Demonstrate cause and effect with three little words

29th June 2018 at 00:00
It can be hard to show the impact of what teachers do, so use this simple technique to evaluate school initiatives, writes Claire Lotriet

It was put to me once, by a former Ofsted inspector, that schools are generally pretty good at describing what they do but not so good at describing the impact of what they do.

I came to the conclusion that there was some truth in this, for two reasons: the impact of the work we do is often not immediate, so it gets forgotten about; and the impact is not always easily measurable, so pinning it down becomes tricky.

However, the ex-inspector also shared some advice about how to get better at talking about the impact of our work. It starts with three words, which have helped to shape how I look at pretty much everything that we do in school: “monitor, action, impact”.

* Monitor: “We saw/observed/found out this …”

* Action: “So we did this …”

* Impact: “And the impact was this …”


It is astoundingly simple and yet it works in almost every situation.

Take the example of implementing whole-school initiatives that involve the constant monitoring and measuring of impact over time. You can sum up the process according to the principles of “monitor, action, impact” like this: “The data showed that our attendance was X per cent, so we put several campaigns into place. The impact so far is that it has increased by X per cent overall and went up by X per cent during this particular campaign.”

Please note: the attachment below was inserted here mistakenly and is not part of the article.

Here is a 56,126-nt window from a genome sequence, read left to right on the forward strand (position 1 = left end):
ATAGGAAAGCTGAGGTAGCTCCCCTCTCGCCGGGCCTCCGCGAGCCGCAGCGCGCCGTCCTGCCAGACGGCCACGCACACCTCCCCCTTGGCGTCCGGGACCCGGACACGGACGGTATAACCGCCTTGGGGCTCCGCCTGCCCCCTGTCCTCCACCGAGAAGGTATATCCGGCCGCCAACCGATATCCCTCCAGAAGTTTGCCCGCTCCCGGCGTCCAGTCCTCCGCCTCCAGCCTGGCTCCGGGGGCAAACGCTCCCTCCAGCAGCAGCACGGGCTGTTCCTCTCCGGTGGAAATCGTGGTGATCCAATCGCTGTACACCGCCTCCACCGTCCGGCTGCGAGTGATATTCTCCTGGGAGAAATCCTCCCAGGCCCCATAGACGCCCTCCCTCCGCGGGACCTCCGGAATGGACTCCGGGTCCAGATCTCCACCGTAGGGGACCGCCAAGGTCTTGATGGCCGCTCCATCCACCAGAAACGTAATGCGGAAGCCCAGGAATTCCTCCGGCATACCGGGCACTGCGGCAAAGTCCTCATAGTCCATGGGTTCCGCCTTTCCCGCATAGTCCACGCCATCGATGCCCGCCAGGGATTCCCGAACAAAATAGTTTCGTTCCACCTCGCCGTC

What's the impact?

Of course, there are plenty of cases where it’s not just about data, yet the same approach can be applied. For example: “Analysis showed that incidents occurring online centred on children’s own online conduct, so we introduced a new safety curriculum with more focus on this. Pupil feedback indicates that children can now talk about this in more depth and they have been coming forward to voice concerns about friends’ behaviour online.”

Pupil feedback, parent voice, case studies and examples of work, as well as assessment and other forms data can all be used to show impact.

These days, I find myself looking at just about everything through the lens of these three words. It’s almost become subconscious. I’ve even set up a table with the headings “monitor”, “action” and “impact” – and shared this with other leaders to make it easier to record these things quickly.

Mostly, though, I prompt others by asking them to describe the impact of what they’re doing. That new approach to guided reading? Describe the impact so far. That maths intervention? Tell me the impact on the students.

We have to ask because, if there’s no real impact, why are we doing it?

Claire Lotriet is assistant headteacher at Henwick Primary School in London. She tweets @OhLottie

Subscribe to get access to the content on this page.

If you are already a Tes/ Tes Scotland subscriber please log in with your username or email address to get full access to our back issues, CPD library and membership plus page.

Not a subscriber? Find out more about our subscription offers.
Subscribe now
Existing subscriber?
Enter subscription number

The guide by your side – ensuring you are always up to date with the latest in education.

Get Tes magazine online and delivered to your door. Stay up to date with the latest research, teacher innovation and insight, plus classroom tips and techniques with a Tes magazine subscription.
With a Tes magazine subscription you get exclusive access to our CPD library. Including our New Teachers’ special for NQTS, Ed Tech, How to Get a Job, Trip Planner, Ed Biz Special and all Tes back issues.

Subscribe now